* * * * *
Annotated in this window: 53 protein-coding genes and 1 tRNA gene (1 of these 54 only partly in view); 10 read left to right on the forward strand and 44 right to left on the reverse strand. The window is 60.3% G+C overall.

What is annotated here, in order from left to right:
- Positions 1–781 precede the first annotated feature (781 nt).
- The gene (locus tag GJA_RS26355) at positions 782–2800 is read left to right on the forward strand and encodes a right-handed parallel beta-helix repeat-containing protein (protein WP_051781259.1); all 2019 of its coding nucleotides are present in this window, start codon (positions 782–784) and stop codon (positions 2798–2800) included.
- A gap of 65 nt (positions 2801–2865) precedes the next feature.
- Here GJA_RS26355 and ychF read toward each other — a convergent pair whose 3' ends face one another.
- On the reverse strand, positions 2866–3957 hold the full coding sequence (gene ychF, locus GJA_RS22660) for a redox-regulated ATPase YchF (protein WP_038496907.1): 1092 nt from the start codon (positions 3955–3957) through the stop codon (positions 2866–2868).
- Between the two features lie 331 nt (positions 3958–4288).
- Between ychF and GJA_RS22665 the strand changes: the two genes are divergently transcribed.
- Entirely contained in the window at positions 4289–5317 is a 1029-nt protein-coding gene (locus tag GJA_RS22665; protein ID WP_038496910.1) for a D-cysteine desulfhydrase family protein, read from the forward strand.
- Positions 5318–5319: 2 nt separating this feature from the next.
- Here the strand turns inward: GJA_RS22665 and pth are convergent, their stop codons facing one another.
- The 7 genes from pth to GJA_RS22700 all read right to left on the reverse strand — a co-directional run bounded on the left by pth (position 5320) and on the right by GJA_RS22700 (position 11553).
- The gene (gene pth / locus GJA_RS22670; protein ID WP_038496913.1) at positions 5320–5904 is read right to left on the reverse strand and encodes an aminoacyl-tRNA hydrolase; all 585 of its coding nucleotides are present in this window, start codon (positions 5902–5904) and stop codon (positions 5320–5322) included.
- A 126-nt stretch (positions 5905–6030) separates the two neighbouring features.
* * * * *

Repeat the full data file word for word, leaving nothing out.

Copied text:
Annotated in this window: 53 protein-coding genes and 1 tRNA gene (1 of these 54 only partly in view); 10 read left to right on the forward strand and 44 right to left on the reverse strand. The window is 60.3% G+C overall.

What is annotated here, in order from left to right:
- Positions 1–781 precede the first annotated feature (781 nt).
- The gene (locus tag GJA_RS26355) at positions 782–2800 is read left to right on the forward strand and encodes a right-handed parallel beta-helix repeat-containing protein (protein WP_051781259.1); all 2019 of its coding nucleotides are present in this window, start codon (positions 782–784) and stop codon (positions 2798–2800) included.
- A gap of 65 nt (positions 2801–2865) precedes the next feature.
- Here GJA_RS26355 and ychF read toward each other — a convergent pair whose 3' ends face one another.
- On the reverse strand, positions 2866–3957 hold the full coding sequence (gene ychF, locus GJA_RS22660) for a redox-regulated ATPase YchF (protein WP_038496907.1): 1092 nt from the start codon (positions 3955–3957) through the stop codon (positions 2866–2868).
- Between the two features lie 331 nt (positions 3958–4288).
- Between ychF and GJA_RS22665 the strand changes: the two genes are divergently transcribed.
- Entirely contained in the window at positions 4289–5317 is a 1029-nt protein-coding gene (locus tag GJA_RS22665; protein ID WP_038496910.1) for a D-cysteine desulfhydrase family protein, read from the forward strand.
- Positions 5318–5319: 2 nt separating this feature from the next.
- Here the strand turns inward: GJA_RS22665 and pth are convergent, their stop codons facing one another.
- The 7 genes from pth to GJA_RS22700 all read right to left on the reverse strand — a co-directional run bounded on the left by pth (position 5320) and on the right by GJA_RS22700 (position 11553).
- The gene (gene pth / locus GJA_RS22670; protein ID WP_038496913.1) at positions 5320–5904 is read right to left on the reverse strand and encodes an aminoacyl-tRNA hydrolase; all 585 of its coding nucleotides are present in this window, start codon (positions 5902–5904) and stop codon (positions 5320–5322) included.
- A 126-nt stretch (positions 5905–6030) separates the two neighbouring features.